A bipartisan bill has been introduced to prevent foreign competitors such as China from stealing U.S. intellectual property developed at U.S. colleges and universities.
The Safeguarding American Innovation Act introduced Thursday by Senators Rob Portman, a Republican from Ohio, and Democrat Tom Carper from Delaware aims to protect university-led research from theft.
The bill includes provisions to standardize the federal grant process and to strengthen visa exchange programs by implementing safeguards of foreign nationals seeking access to sensitive technologies.
The senators based their legislation on their 2019 report that asserts that American taxpayers have unknowingly contributed to the rise of the Chinese economy and military through China’s “talent recruitment” tactics.
The report states that the Chinese government has been recruiting scientists and researchers to transfer intellectual property developed by U.S. colleges and universities to China. In a recent high-visibility case, a Harvard professor was charged with lying about receiving millions in funding from Chinese research agencies and not reporting it properly.
Harvard Professor Arrest Highlights Intellectual Property Espionage US colleges, universities, research labs, and industry partners are struggling with how to identify what they see as Chinese coercion and intellectual property theft
Portman and Carper – chairman and ranking member of the permanent subcommittee on investigations, respectively – received support from research universities for their proposed legislation.
This bill “will strengthen the security and integrity of our nation’s scientific and research enterprise, something we at Ohio State take very seriously,” said Morley O. Stone, senior vice president for research at Ohio State University in Columbus.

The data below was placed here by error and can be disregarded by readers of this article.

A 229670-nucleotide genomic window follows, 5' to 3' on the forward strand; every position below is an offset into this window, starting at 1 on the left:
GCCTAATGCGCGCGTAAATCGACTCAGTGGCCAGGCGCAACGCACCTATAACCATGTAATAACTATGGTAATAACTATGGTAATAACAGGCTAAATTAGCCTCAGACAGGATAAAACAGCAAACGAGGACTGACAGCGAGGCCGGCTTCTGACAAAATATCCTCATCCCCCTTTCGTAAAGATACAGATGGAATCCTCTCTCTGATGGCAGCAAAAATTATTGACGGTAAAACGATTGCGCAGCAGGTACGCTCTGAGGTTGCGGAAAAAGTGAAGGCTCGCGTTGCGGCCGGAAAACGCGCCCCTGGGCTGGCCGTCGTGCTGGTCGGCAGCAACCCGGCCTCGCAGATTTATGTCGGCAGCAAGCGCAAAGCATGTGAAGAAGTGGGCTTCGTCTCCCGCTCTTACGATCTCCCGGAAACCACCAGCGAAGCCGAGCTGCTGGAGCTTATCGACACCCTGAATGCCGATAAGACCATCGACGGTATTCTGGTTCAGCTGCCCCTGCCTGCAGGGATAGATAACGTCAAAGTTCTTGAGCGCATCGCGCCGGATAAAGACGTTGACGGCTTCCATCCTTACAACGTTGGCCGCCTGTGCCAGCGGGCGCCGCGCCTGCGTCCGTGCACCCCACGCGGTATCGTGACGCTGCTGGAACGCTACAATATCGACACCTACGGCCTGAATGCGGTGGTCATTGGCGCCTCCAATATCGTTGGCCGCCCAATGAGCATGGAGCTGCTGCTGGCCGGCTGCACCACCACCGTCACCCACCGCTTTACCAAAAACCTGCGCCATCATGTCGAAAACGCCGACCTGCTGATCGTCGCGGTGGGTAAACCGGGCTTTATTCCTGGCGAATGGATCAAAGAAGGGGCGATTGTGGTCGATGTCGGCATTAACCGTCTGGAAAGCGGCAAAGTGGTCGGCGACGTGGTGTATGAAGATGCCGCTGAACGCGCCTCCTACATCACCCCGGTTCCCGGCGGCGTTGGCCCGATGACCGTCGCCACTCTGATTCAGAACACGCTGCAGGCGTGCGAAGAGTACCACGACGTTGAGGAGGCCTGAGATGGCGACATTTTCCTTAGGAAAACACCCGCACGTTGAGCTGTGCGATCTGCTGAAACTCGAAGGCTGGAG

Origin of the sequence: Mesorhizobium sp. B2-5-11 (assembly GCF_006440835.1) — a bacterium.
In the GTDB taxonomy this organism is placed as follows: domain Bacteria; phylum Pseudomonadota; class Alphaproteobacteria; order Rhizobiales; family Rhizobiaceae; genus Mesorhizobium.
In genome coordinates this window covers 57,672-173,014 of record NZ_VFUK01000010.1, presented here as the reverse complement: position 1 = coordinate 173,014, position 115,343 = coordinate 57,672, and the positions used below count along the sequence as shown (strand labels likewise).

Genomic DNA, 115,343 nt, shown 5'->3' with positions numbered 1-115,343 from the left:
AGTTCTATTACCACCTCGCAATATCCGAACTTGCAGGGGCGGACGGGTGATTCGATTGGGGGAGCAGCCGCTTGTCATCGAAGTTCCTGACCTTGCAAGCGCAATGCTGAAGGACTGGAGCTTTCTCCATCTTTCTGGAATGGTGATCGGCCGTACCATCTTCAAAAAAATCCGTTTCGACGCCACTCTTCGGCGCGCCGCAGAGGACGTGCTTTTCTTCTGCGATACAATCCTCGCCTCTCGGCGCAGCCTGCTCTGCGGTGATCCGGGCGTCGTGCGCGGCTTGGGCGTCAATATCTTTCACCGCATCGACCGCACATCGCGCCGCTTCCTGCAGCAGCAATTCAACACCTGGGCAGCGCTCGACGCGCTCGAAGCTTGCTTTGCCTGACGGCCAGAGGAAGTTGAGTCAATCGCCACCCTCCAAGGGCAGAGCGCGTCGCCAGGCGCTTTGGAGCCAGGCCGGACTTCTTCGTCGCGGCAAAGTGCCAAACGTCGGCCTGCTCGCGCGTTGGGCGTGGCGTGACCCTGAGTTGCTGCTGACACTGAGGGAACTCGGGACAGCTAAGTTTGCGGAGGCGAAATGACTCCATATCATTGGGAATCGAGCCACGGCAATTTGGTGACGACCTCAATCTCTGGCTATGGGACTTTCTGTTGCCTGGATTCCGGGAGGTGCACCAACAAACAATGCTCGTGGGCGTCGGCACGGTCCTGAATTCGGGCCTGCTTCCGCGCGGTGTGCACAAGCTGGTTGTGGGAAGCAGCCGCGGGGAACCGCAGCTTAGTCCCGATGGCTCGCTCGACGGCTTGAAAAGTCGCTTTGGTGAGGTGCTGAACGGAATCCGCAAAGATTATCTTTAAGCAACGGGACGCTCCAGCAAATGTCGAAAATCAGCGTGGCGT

“Wright State University, as a productive research institution, strongly supports this legislation to ensure the protection of U.S. research and intellectual property against theft,” said Sue Edwards, president of Wright State University in Dayton, Ohio.
One observer of the IP discussion said the U.S. should stay ahead of competitors.
“America could prevail through ingenuity and determination,” commented Josh Malone on IPWatchdog.com. “If we increase the rate of innovation, we could constantly pump out superior technologies and stay ahead.”
A self-described independent inventor using the handle Ternary commented that an improved patent system in the U.S. would spark innovation here.
“I am less worried about Chinese theft of my IP rights than the extraordinary difficulties and costs to establish my valid IP rights here,” Ternary said. “We are our own worst enemy.”
Others voiced concerns that the bill will interfere with scientific collaboration with other countries.
“Will the Safeguarding American Innovation Act end up being a bill to protect research and innovation on US campuses or a bill that will harm American science collaboration and economic interests?” tweeted Jordan LaCrosse, a lobbyist on Capitol Hill.